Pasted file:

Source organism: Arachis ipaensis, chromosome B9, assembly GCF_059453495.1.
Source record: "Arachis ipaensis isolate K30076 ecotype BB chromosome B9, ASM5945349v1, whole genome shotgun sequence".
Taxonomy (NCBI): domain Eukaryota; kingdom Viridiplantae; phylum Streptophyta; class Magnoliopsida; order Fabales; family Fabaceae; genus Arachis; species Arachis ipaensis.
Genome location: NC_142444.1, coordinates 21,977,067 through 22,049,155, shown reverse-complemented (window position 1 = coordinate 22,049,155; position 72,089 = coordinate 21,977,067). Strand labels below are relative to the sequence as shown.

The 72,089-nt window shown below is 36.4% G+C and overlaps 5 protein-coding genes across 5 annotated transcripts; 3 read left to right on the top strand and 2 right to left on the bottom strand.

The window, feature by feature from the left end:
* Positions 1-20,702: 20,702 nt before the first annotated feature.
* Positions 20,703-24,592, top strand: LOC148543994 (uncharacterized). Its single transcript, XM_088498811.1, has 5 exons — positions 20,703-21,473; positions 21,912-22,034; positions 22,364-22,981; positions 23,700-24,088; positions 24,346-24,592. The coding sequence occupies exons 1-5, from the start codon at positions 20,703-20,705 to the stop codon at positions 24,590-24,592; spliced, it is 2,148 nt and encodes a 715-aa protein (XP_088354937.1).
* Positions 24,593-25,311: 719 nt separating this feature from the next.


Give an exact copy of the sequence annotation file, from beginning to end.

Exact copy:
Source organism: Arachis ipaensis, chromosome B9, assembly GCF_059453495.1.
Source record: "Arachis ipaensis isolate K30076 ecotype BB chromosome B9, ASM5945349v1, whole genome shotgun sequence".
Taxonomy (NCBI): domain Eukaryota; kingdom Viridiplantae; phylum Streptophyta; class Magnoliopsida; order Fabales; family Fabaceae; genus Arachis; species Arachis ipaensis.
Genome location: NC_142444.1, coordinates 21,977,067 through 22,049,155, shown reverse-complemented (window position 1 = coordinate 22,049,155; position 72,089 = coordinate 21,977,067). Strand labels below are relative to the sequence as shown.

The 72,089-nt window shown below is 36.4% G+C and overlaps 5 protein-coding genes across 5 annotated transcripts; 3 read left to right on the top strand and 2 right to left on the bottom strand.

The window, feature by feature from the left end:
* Positions 1-20,702: 20,702 nt before the first annotated feature.
* Positions 20,703-24,592, top strand: LOC148543994 (uncharacterized). Its single transcript, XM_088498811.1, has 5 exons — positions 20,703-21,473; positions 21,912-22,034; positions 22,364-22,981; positions 23,700-24,088; positions 24,346-24,592. The coding sequence occupies exons 1-5, from the start codon at positions 20,703-20,705 to the stop codon at positions 24,590-24,592; spliced, it is 2,148 nt and encodes a 715-aa protein (XP_088354937.1).
* Positions 24,593-25,311: 719 nt separating this feature from the next.